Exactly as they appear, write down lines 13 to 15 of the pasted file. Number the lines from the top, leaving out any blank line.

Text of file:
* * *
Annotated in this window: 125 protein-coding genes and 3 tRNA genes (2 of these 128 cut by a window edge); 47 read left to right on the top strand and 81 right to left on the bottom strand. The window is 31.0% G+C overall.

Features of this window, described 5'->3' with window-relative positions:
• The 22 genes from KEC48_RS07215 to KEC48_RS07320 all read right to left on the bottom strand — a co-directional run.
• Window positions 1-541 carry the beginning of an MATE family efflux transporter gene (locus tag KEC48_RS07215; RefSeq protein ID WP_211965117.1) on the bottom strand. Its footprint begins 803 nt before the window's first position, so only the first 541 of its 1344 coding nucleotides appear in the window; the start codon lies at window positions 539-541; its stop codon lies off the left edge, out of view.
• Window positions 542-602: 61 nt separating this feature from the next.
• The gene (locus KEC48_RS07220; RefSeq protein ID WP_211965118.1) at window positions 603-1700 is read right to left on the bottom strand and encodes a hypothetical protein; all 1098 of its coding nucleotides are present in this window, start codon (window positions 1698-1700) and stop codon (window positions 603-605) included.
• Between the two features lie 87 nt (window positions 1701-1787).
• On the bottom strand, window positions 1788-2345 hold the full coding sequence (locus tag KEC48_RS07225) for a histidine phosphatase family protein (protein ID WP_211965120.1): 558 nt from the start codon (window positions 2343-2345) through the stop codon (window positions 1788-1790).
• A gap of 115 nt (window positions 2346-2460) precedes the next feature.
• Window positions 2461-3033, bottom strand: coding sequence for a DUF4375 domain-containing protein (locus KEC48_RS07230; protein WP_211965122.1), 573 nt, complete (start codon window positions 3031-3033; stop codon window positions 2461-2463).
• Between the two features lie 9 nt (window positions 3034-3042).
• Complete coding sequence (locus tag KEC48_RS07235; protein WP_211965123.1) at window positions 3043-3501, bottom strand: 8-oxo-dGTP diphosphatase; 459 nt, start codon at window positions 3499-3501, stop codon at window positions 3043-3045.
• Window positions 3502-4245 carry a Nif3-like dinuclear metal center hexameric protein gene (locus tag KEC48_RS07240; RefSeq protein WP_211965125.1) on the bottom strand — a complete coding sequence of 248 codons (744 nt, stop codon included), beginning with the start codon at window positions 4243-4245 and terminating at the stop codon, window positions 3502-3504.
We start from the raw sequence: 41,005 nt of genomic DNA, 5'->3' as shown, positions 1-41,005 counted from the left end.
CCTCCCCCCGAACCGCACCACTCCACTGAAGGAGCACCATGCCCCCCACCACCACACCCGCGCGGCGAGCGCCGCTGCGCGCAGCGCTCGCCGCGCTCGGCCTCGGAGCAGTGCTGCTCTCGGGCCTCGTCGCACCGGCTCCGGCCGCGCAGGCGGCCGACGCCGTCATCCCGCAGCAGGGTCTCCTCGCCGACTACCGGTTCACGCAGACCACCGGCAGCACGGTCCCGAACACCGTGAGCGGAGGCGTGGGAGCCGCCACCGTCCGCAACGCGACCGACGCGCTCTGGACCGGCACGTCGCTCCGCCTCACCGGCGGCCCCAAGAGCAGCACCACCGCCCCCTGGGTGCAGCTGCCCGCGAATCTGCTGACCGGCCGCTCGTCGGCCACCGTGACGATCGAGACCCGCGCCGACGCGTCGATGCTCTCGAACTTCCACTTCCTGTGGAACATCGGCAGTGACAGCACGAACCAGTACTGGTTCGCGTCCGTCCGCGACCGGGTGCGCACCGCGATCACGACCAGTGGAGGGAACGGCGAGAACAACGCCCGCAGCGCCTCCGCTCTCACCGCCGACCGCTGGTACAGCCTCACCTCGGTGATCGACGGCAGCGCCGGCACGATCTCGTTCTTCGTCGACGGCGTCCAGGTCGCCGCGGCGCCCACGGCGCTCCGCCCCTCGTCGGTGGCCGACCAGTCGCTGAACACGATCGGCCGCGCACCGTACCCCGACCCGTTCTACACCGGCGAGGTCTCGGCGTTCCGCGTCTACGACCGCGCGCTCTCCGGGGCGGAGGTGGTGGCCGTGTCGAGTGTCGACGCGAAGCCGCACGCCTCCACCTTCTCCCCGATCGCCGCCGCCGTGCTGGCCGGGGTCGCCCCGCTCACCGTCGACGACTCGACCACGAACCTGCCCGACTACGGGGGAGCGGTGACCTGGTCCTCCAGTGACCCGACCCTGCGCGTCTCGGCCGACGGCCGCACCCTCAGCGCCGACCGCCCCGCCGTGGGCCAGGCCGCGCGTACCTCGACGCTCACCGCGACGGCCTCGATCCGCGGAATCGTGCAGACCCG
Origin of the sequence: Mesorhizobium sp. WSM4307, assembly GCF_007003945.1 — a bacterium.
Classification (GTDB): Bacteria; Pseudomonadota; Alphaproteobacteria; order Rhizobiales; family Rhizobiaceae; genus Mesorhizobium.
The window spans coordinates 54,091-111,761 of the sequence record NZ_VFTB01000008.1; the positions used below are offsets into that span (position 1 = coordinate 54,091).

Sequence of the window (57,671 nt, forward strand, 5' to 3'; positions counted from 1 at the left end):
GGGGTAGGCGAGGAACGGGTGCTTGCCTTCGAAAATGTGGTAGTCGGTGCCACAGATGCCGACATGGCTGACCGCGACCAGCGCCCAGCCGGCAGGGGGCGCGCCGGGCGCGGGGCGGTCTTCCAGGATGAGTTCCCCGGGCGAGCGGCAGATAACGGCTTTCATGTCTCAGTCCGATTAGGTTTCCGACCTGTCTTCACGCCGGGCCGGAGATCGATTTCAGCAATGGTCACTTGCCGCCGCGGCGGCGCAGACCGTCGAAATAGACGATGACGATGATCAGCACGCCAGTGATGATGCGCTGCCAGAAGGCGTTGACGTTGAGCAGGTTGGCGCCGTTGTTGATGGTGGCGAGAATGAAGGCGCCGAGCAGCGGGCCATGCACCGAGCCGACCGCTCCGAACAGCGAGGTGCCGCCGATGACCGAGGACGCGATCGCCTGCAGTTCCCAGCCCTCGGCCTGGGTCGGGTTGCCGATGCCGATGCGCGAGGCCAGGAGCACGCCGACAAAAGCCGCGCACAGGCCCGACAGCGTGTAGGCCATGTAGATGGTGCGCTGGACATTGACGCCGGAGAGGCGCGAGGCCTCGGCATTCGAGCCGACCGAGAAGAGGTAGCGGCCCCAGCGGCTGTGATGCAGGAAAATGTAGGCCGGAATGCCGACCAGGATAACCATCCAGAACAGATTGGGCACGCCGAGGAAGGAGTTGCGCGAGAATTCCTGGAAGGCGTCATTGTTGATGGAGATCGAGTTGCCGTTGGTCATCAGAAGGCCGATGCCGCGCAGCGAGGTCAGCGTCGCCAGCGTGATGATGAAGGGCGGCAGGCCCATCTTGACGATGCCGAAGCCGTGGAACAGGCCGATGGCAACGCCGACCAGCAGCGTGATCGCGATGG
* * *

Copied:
• Window positions 3502-4245 carry a Nif3-like dinuclear metal center hexameric protein gene (locus tag KEC48_RS07240; RefSeq protein WP_211965125.1) on the bottom strand — a complete coding sequence of 248 codons (744 nt, stop codon included), beginning with the start codon at window positions 4243-4245 and terminating at the stop codon, window positions 3502-3504.
We start from the raw sequence: 41,005 nt of genomic DNA, 5'->3' as shown, positions 1-41,005 counted from the left end.
CCTCCCCCCGAACCGCACCACTCCACTGAAGGAGCACCATGCCCCCCACCACCACACCCGCGCGGCGAGCGCCGCTGCGCGCAGCGCTCGCCGCGCTCGGCCTCGGAGCAGTGCTGCTCTCGGGCCTCGTCGCACCGGCTCCGGCCGCGCAGGCGGCCGACGCCGTCATCCCGCAGCAGGGTCTCCTCGCCGACTACCGGTTCACGCAGACCACCGGCAGCACGGTCCCGAACACCGTGAGCGGAGGCGTGGGAGCCGCCACCGTCCGCAACGCGACCGACGCGCTCTGGACCGGCACGTCGCTCCGCCTCACCGGCGGCCCCAAGAGCAGCACCACCGCCCCCTGGGTGCAGCTGCCCGCGAATCTGCTGACCGGCCGCTCGTCGGCCACCGTGACGATCGAGACCCGCGCCGACGCGTCGATGCTCTCGAACTTCCACTTCCTGTGGAACATCGGCAGTGACAGCACGAACCAGTACTGGTTCGCGTCCGTCCGCGACCGGGTGCGCACCGCGATCACGACCAGTGGAGGGAACGGCGAGAACAACGCCCGCAGCGCCTCCGCTCTCACCGCCGACCGCTGGTACAGCCTCACCTCGGTGATCGACGGCAGCGCCGGCACGATCTCGTTCTTCGTCGACGGCGTCCAGGTCGCCGCGGCGCCCACGGCGCTCCGCCCCTCGTCGGTGGCCGACCAGTCGCTGAACACGATCGGCCGCGCACCGTACCCCGACCCGTTCTACACCGGCGAGGTCTCGGCGTTCCGCGTCTACGACCGCGCGCTCTCCGGGGCGGAGGTGGTGGCCGTGTCGAGTGTCGACGCGAAGCCGCACGCCTCCACCTTCTCCCCGATCGCCGCCGCCGTGCTGGCCGGGGTCGCCCCGCTCACCGTCGACGACTCGACCACGAACCTGCCCGACTACGGGGGAGCGGTGACCTGGTCCTCCAGTGACCCGACCCTGCGCGTCTCGGCCGACGGCCGCACCCTCAGCGCCGACCGCCCCGCCGTGGGCCAGGCCGCGCGTACCTCGACGCTCACCGCGACGGCCTCGATCCGCGGAATCGTGCAGACCCG